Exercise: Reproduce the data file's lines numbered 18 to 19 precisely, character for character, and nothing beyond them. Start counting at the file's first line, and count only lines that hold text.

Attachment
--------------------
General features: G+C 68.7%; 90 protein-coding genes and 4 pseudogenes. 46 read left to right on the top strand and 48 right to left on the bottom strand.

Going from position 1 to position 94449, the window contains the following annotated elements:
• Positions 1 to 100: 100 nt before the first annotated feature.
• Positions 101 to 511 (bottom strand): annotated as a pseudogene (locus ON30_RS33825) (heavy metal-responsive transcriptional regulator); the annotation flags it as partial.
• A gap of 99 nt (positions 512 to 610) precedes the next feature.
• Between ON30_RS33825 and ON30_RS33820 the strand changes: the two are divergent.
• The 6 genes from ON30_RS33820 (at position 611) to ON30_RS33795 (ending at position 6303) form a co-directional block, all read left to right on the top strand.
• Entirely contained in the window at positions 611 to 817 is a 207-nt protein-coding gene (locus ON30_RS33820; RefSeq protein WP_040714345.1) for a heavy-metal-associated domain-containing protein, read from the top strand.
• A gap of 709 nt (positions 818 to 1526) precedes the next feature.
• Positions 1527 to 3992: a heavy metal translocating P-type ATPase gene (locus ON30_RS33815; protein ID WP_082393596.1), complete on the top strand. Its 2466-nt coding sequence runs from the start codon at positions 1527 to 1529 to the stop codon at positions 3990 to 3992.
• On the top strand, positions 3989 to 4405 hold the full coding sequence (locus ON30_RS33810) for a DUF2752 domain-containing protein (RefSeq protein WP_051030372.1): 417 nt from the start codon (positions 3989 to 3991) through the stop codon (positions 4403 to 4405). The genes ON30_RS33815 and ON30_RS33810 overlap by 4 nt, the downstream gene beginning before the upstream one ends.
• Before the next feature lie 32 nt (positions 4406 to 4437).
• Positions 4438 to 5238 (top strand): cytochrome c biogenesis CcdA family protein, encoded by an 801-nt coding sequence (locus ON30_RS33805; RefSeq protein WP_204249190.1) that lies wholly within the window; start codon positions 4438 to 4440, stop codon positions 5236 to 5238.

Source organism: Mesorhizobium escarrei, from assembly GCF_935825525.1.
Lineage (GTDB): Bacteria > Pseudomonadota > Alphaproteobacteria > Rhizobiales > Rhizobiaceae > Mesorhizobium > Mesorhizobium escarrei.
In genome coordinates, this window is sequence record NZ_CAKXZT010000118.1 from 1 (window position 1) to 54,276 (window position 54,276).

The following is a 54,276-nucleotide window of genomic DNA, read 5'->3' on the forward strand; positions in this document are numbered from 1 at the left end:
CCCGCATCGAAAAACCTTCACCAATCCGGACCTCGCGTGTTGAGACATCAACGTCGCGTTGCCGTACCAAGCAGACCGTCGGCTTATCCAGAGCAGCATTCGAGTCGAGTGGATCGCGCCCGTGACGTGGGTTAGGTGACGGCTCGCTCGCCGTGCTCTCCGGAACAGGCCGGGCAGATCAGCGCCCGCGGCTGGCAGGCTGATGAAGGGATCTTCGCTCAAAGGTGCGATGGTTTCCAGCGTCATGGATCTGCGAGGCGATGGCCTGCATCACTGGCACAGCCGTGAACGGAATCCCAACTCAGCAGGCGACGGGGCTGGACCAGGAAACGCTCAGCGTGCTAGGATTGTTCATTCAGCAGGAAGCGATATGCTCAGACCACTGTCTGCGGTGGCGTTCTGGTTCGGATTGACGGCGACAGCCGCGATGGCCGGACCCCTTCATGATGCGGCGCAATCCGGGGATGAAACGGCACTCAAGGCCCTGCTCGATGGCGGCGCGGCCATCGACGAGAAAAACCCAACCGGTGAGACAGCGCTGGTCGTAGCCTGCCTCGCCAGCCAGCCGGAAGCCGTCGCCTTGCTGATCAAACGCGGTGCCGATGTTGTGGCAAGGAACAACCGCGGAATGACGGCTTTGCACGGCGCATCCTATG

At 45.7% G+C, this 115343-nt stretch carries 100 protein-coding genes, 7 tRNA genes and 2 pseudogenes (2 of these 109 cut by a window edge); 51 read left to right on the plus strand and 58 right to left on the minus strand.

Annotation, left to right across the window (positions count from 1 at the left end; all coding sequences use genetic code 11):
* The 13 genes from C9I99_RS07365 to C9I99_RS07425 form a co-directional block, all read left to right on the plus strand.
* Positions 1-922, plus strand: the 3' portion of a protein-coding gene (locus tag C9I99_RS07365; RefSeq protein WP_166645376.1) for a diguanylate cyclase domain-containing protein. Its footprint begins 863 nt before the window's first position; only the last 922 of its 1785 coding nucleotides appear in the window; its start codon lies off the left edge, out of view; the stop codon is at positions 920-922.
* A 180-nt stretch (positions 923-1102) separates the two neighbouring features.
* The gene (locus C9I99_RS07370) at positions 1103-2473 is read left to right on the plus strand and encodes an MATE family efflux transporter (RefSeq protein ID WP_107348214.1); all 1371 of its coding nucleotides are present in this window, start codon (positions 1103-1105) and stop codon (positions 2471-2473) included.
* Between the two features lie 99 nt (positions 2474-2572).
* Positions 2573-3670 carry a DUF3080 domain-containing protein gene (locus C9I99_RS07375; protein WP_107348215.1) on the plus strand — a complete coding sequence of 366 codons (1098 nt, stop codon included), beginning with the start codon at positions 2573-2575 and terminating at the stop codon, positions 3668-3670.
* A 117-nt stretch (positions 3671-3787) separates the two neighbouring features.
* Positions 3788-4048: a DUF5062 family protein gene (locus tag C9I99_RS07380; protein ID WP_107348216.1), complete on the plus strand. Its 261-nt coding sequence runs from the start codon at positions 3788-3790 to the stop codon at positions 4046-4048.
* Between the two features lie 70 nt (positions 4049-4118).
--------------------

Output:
CCCGCATCGAAAAACCTTCACCAATCCGGACCTCGCGTGTTGAGACATCAACGTCGCGTTGCCGTACCAAGCAGACCGTCGGCTTATCCAGAGCAGCATTCGAGTCGAGTGGATCGCGCCCGTGACGTGGGTTAGGTGACGGCTCGCTCGCCGTGCTCTCCGGAACAGGCCGGGCAGATCAGCGCCCGCGGCTGGCAGGCTGATGAAGGGATCTTCGCTCAAAGGTGCGATGGTTTCCAGCGTCATGGATCTGCGAGGCGATGGCCTGCATCACTGGCACAGCCGTGAACGGAATCCCAACTCAGCAGGCGACGGGGCTGGACCAGGAAACGCTCAGCGTGCTAGGATTGTTCATTCAGCAGGAAGCGATATGCTCAGACCACTGTCTGCGGTGGCGTTCTGGTTCGGATTGACGGCGACAGCCGCGATGGCCGGACCCCTTCATGATGCGGCGCAATCCGGGGATGAAACGGCACTCAAGGCCCTGCTCGATGGCGGCGCGGCCATCGACGAGAAAAACCCAACCGGTGAGACAGCGCTGGTCGTAGCCTGCCTCGCCAGCCAGCCGGAAGCCGTCGCCTTGCTGATCAAACGCGGTGCCGATGTTGTGGCAAGGAACAACCGCGGAATGACGGCTTTGCACGGCGCATCCTATG

At 45.7% G+C, this 115343-nt stretch carries 100 protein-coding genes, 7 tRNA genes and 2 pseudogenes (2 of these 109 cut by a window edge); 51 read left to right on the plus strand and 58 right to left on the minus strand.